Another poster tells us that he tends to judge politicians by their character - those attitudes and their actual doings that expose a truer picture of what sort of policies they're actually likely to pursue and implement in future, if awarded the power to do so. Personally I'm wary of a character-based judgement because many politicians are just as good at creating glamourous (attractive, persuasive and entirely false) self-portraits as they are at spinning convincing policy lies. However .....

If we can alight upon criteria by which to judge those aspects of character (and personality) that allow us to separate the Bokum-like entertainment factors (hiding a malevolent and destructive incompetence) from the sort of character traits exhibited by, say, the likes of an Attlee, perhaps such character-based judgements are possible?

Of course, those that grok mad and aggressive intolerant loons will discover and vote for their characters whilst those of us hoping for tolerance and equanimity will find ours (if there any of those left to find).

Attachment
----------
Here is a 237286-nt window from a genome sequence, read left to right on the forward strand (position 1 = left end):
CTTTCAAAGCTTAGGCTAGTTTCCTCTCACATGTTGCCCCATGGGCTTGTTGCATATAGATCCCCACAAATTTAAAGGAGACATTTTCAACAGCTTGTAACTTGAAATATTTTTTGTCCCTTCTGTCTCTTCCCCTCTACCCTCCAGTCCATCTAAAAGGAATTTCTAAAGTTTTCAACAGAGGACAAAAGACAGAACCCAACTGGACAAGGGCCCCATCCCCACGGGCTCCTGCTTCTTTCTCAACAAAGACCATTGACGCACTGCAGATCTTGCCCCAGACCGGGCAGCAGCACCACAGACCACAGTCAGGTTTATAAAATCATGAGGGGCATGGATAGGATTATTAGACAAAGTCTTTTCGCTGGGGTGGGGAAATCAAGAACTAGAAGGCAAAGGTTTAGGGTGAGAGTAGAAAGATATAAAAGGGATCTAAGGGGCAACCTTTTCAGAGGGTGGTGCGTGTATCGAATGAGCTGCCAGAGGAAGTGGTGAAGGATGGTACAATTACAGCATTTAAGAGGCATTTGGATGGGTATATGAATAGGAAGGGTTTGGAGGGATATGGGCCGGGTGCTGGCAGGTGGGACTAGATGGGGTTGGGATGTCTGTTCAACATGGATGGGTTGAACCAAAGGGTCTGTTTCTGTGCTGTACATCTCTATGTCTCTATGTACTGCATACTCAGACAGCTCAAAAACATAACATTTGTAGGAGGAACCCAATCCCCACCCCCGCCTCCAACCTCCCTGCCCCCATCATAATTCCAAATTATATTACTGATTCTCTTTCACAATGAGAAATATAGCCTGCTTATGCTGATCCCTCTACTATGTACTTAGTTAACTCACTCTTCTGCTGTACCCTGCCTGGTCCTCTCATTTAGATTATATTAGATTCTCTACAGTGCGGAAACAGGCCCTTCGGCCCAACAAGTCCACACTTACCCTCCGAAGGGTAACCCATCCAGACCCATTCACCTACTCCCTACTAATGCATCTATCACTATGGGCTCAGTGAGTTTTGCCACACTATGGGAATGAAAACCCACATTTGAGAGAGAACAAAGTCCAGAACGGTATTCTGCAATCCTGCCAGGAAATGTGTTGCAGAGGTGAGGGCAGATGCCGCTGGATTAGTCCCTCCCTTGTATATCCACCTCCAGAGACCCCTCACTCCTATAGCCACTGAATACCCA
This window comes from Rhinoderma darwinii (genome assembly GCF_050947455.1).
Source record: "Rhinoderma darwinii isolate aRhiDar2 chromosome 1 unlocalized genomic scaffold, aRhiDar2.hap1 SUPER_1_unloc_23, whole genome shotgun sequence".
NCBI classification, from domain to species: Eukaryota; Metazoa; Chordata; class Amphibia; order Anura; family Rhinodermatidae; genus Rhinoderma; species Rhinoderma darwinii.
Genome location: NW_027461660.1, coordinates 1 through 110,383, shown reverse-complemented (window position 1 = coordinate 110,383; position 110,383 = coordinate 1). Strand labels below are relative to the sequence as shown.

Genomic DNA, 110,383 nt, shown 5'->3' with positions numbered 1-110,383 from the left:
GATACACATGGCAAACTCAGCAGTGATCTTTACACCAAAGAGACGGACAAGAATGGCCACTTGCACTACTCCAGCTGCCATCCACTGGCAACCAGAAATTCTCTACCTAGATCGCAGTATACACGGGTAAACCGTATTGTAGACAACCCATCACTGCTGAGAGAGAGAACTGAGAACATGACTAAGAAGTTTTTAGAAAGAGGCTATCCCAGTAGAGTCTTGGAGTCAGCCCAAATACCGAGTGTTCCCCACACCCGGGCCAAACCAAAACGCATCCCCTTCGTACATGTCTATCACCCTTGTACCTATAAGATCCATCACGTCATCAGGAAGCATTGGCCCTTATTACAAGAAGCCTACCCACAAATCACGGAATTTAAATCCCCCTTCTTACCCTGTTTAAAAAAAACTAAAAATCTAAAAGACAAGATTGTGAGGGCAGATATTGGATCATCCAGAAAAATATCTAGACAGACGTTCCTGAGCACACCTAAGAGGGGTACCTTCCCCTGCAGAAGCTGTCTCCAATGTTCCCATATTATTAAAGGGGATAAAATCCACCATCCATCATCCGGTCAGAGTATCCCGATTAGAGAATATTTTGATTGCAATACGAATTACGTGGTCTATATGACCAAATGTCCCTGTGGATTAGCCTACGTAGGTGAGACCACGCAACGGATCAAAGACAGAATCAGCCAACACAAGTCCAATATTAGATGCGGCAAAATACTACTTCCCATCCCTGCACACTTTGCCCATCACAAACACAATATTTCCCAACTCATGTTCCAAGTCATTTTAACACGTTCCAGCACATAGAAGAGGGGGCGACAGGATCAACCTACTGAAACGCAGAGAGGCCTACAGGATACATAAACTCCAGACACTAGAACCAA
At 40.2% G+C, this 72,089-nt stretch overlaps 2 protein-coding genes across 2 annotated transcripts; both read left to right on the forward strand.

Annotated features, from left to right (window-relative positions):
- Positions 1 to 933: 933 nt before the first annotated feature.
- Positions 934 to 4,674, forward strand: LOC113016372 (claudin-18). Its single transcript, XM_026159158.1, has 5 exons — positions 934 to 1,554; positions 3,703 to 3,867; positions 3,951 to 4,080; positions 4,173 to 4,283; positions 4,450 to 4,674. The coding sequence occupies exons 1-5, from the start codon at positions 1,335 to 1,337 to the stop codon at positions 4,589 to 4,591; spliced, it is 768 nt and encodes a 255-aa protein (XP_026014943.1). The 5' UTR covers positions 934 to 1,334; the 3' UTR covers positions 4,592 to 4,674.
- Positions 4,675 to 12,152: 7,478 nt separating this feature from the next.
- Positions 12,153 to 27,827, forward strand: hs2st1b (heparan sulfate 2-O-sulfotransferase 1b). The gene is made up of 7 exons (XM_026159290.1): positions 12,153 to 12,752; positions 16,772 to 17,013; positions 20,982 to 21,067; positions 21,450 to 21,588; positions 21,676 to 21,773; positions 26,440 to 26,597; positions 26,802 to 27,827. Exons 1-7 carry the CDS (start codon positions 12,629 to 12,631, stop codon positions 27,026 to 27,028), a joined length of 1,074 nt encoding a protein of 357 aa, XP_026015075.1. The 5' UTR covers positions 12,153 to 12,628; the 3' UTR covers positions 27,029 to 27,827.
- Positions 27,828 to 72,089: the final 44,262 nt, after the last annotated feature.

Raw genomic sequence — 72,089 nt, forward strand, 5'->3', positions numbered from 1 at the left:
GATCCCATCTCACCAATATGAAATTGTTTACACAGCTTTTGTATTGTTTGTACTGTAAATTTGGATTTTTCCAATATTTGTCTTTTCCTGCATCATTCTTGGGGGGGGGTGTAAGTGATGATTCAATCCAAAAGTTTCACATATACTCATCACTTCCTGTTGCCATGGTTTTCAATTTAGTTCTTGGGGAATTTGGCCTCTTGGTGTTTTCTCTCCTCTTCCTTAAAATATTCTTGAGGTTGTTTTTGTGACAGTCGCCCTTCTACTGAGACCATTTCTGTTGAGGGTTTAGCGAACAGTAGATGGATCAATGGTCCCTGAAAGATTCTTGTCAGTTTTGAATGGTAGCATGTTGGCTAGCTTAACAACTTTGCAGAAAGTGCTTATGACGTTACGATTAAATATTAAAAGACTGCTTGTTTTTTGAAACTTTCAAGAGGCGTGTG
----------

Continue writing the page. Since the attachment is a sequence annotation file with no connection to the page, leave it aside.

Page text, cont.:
What character traits ring your bell, Al? :-)
“Practical men who believe themselves to be quite exempt from any intellectual influence are usually the slaves of some defunct economist”.
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Cugel
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Re: UK Politics

Post by Cugel »

Nearholmer wrote: 14 Jun 2024, 7:23am It’s obsessed with immigration and a morbid fear of “wokies”, whatever its manifesto says. Its supporters know that (82% of them naming immigration as the top issue), so whatever it says on the tin, everyone and their dog, I’m sure you included, knows what’s inside: chopped gammon.
Preserved gammon is perhaps more accurate. The question is: what's the preservative? A large dollop of The Bwitish Class System, for a start. And a dangerous amount of xenophobia-preservative of course, as you mention. An older term for preserved gammon is, of course, reactionary bigot.

Best not to open a tin of it, anyway. :-)
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djnotts
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Re: UK Politics

Post by djnotts »

^ "YouGov yesterday was putting Reform ahead of the Conservatives for the first time. Conservatives 18%, Reform 19%, and Labour at 37%. Now what jumps out at you is that 18+19=37. As things stand, both Reform and the Conservatives are heading for a very low number of seats. But if they formed a pact they could challenge Labour."